OUTSIDE it is a black, still night. The kind of night which makes you want to snap the frozen air between gloved hands. The kind of night which turns the spoken word into puffs of white before they disappear. The kind of night when you want to be inside.
Yet the floodlit green pitches of the Albyn football training ground in Broxburn are busy with young boys and men being put through their paces; the glare from their neon bibs enough to hurt the eyes of the unwary, their banter filling the air with macho bravado.
The bravest person there though, on this particular night, is a 15-year-old girl.
Shannon Hughes smiles and smiles, her bright lipstick almost festive under the white-out brilliance of the stadium lights, her thick fringe framing sparkling eyes. She doesn’t look like a girl with cancer, who is about to go to hospital the following day for chemotherapy.
Nor does she look like a girl who’s already been through endless bouts of radiotherapy since August to tackle a tumour on her skull, or that last year she’d been through excruciating surgery, more chemotherapy and was facing having to learn to walk again.
Surrounded by the coaches of the Broxburn United Sports Club, including her dad Paul and her 11-year-old brother Dylan, she poses for photos. Smiling even more as the men pledge to grow moustaches this November to raise money for CCLASP, an Edinburgh charity which has been helping her and her family.
Her mum Audrey and 14-year-old sister Rachel look on. “She’s amazing,” says Audrey. “Has been throughout it all. They all love her at the Sick Kids because she doesn’t let it get to her.
“She does just smile through it all. It’s amazing what kids are able to cope with.” Shannon, a Broxburn Academy pupil, was 13 when she first began to feel pain in her right hip. It spread to her leg, down to her foot and, at first, was thought by the family doctor to be typical teenage growing pains. “One night she just broke down with the pain,” says Paul. “She couldn’t sit, she couldn’t lie she just couldn’t stand it anymore. We took her to St John’s Hospital where she got an X-ray and they told us she had a cyst on her pelvis.
“But we were told they would need to investigate further so we had to go to the Sick Kids the next day for an MRI. That’s when they discovered it was a tumour.”
The diagnosis of Ewing’s Sarcoma, a rare bone cancer, came in March last year.
Only around four children a year in Edinburgh and Glasgow are believed to develop it. “We were totally numb,” said Audrey. “We couldn’t believe at her age she could have bone cancer.”
She was given a biopsy, then numerous operations, before chemotherapy.
And as her hip kept popping out of the joint, she had to be put in a body cast. She lost weight and ended up being fed through a tube at night to keep her calorie count up.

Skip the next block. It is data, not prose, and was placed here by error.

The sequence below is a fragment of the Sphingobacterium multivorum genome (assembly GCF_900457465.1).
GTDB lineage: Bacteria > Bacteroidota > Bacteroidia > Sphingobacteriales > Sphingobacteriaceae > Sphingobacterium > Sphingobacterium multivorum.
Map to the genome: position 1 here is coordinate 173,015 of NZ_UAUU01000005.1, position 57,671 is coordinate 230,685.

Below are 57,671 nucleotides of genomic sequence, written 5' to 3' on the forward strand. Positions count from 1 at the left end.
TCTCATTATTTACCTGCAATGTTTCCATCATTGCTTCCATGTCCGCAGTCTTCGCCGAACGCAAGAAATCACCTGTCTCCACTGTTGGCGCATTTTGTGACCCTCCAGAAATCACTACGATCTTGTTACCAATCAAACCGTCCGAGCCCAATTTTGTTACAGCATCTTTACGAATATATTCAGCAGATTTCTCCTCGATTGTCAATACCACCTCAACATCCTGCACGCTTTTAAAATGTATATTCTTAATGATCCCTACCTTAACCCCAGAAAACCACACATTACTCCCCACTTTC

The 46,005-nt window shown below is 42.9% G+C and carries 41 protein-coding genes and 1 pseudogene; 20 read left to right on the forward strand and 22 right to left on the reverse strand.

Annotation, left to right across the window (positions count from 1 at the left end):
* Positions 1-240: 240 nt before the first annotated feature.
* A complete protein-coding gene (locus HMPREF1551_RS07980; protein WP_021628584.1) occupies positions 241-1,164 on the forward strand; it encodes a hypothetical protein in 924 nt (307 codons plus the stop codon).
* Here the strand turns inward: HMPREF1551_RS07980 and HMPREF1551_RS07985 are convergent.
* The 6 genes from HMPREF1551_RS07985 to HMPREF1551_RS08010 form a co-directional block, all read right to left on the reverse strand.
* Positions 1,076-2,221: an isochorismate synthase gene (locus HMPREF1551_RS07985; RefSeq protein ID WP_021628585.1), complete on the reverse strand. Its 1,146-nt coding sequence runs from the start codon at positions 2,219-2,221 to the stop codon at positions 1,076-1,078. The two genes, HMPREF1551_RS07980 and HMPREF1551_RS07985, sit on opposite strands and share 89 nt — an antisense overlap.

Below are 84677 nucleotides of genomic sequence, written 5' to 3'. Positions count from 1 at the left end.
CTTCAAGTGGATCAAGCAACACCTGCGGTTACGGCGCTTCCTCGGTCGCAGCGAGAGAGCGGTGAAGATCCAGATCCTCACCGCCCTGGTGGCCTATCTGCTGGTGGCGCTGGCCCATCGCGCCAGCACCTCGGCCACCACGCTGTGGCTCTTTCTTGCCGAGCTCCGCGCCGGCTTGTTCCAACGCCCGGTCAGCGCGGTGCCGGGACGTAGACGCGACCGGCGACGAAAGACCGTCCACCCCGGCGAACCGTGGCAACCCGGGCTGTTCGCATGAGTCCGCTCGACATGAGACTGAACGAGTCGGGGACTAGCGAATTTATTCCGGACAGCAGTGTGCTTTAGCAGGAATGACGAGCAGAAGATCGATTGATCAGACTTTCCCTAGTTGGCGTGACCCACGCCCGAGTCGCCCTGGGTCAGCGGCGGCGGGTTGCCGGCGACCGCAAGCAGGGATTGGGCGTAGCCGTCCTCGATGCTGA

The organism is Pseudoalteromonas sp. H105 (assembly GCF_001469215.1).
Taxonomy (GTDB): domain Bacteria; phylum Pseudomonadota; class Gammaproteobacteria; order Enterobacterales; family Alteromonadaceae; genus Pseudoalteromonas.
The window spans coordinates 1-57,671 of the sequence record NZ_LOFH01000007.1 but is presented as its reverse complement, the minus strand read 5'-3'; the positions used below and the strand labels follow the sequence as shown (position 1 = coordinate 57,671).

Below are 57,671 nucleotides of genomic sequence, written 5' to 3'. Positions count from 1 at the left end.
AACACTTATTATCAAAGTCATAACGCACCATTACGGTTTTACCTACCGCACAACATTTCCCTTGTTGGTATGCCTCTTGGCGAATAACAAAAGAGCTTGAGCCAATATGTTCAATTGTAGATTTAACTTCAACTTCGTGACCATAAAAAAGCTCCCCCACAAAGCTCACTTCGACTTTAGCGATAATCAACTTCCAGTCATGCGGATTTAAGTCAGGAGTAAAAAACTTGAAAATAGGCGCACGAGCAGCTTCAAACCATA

Then there was the 14 cycles of aggressive chemotherapy, which saw her lose her hair.
“I was in hospital for 11 weeks,” says Shannon. “I was in a cast and couldn’t move my body more than 40 degrees. It was difficult.”
“But she dealt with it so well,” says Paul. “It was hard on the family as every time she stayed in hospital Audrey stayed with her. But we have tried to keep to a routine. And we were told that after that it was dealt with.”
It hasn’t turned out that way. In what the family describe as just “bad luck” tumours have returned.
From March this year Shannon was in remission and receiving physiotherapy. “I had a walking frame and then crutches,” she says. “I had to learn how to walk again really.”
Life was just returning to normal when in August she realised she couldn’t see well.
Another tumour was picked up in the middle of her skull, and was pushing on a nerve causing the sight problem. “It was the same type of cancer,” says Paul. “We couldn’t believe it was happening again. Then they told us they’d found another tumour in her left hip. I guess we’ve just been unlucky. But they keep saying there’s no need to think it will happen again.” Audrey blinks back tears.
Where they are lucky is in the support they’ve received from BUSC, Paul’s fellow football coaches and their friends.
Last year the coaches raised £400 which they gave to Shannon to spend on herself. This time they’re aiming for £1500 for CCLASP, the small charity with has given Shannon tickets to see One Direction, as well as offered the family a lot of support over the last 18 months.
“We just want to give something back,” says Paul. “We found out about CCLASP at the hospital and have been using its services a lot. They’re always asking Shannon if she needs anything.”
Also luckily, this time there won’t have to be operations. The radiotherapy has so far reduced the skull tumour to a fifth of its size, and Shannon, has been told the chemotherapy will be less aggressive and have fewer side-effects. “I’ve had 15 rounds of radiotherapy for my skull and I’ll get 30 rounds of chemo for my hip.” She smiles as if it’s nothing.
• To sponsor the coaches’ moustache-growing for CCLASP, please contact Greig Taylor on firstname.lastname@example.org or call 01506 858057.
Ewing’s sarcoma facts
SHANNON suffers from Ewing’s Sarcoma, a rare type of cancer which develops in bones or the soft tissues of the body.
There are around 500 cases of this cancer in the UK each year – but between Edinburgh and Glasgow only around four teenagers are diagnosed with it annually.
The disease is named after Dr James Ewing, who first described the tumour in the 1920s.
It can develop in any bone, but most commonly the pelvis, thigh and shin. It mostly occurs in young people, and in boys more often than girls.
The precise causes of the sarcoma are still unknown but it’s thought they might develop because of rapid bone growth in the teenage years.
Pain is the most common symptom of bone cancer, and there may be swelling in the affected area.
For information, visit www.macmillan.org.uk.